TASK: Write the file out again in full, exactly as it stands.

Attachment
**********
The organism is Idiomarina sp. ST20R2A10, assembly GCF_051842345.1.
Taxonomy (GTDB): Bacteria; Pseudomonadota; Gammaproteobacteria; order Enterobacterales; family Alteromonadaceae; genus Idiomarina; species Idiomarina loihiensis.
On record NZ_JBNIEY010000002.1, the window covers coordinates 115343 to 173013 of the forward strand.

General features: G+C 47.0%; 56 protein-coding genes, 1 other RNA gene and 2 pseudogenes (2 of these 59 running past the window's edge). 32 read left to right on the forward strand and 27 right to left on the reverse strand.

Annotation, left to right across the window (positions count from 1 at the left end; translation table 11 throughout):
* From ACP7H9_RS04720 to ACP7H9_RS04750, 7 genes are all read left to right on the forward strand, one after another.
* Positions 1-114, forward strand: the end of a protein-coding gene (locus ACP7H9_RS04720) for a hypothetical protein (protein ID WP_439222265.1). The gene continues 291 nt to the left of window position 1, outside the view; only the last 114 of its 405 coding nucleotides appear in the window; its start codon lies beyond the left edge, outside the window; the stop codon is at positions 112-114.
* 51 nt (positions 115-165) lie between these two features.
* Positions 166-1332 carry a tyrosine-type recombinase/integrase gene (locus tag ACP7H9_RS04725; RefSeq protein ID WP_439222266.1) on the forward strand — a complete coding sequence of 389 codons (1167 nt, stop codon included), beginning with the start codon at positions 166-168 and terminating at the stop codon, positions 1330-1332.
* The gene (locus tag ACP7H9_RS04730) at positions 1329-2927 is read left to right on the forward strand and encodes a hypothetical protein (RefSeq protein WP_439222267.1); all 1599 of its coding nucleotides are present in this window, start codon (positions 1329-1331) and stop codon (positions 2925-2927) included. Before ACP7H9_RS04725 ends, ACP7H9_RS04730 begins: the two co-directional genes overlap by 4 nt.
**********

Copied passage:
The organism is Idiomarina sp. ST20R2A10, assembly GCF_051842345.1.
Taxonomy (GTDB): Bacteria; Pseudomonadota; Gammaproteobacteria; order Enterobacterales; family Alteromonadaceae; genus Idiomarina; species Idiomarina loihiensis.
On record NZ_JBNIEY010000002.1, the window covers coordinates 115343 to 173013 of the forward strand.

General features: G+C 47.0%; 56 protein-coding genes, 1 other RNA gene and 2 pseudogenes (2 of these 59 running past the window's edge). 32 read left to right on the forward strand and 27 right to left on the reverse strand.

Annotation, left to right across the window (positions count from 1 at the left end; translation table 11 throughout):
* From ACP7H9_RS04720 to ACP7H9_RS04750, 7 genes are all read left to right on the forward strand, one after another.
* Positions 1-114, forward strand: the end of a protein-coding gene (locus ACP7H9_RS04720) for a hypothetical protein (protein ID WP_439222265.1). The gene continues 291 nt to the left of window position 1, outside the view; only the last 114 of its 405 coding nucleotides appear in the window; its start codon lies beyond the left edge, outside the window; the stop codon is at positions 112-114.
* 51 nt (positions 115-165) lie between these two features.
* Positions 166-1332 carry a tyrosine-type recombinase/integrase gene (locus tag ACP7H9_RS04725; RefSeq protein ID WP_439222266.1) on the forward strand — a complete coding sequence of 389 codons (1167 nt, stop codon included), beginning with the start codon at positions 166-168 and terminating at the stop codon, positions 1330-1332.
* The gene (locus tag ACP7H9_RS04730) at positions 1329-2927 is read left to right on the forward strand and encodes a hypothetical protein (RefSeq protein WP_439222267.1); all 1599 of its coding nucleotides are present in this window, start codon (positions 1329-1331) and stop codon (positions 2925-2927) included. Before ACP7H9_RS04725 ends, ACP7H9_RS04730 begins: the two co-directional genes overlap by 4 nt.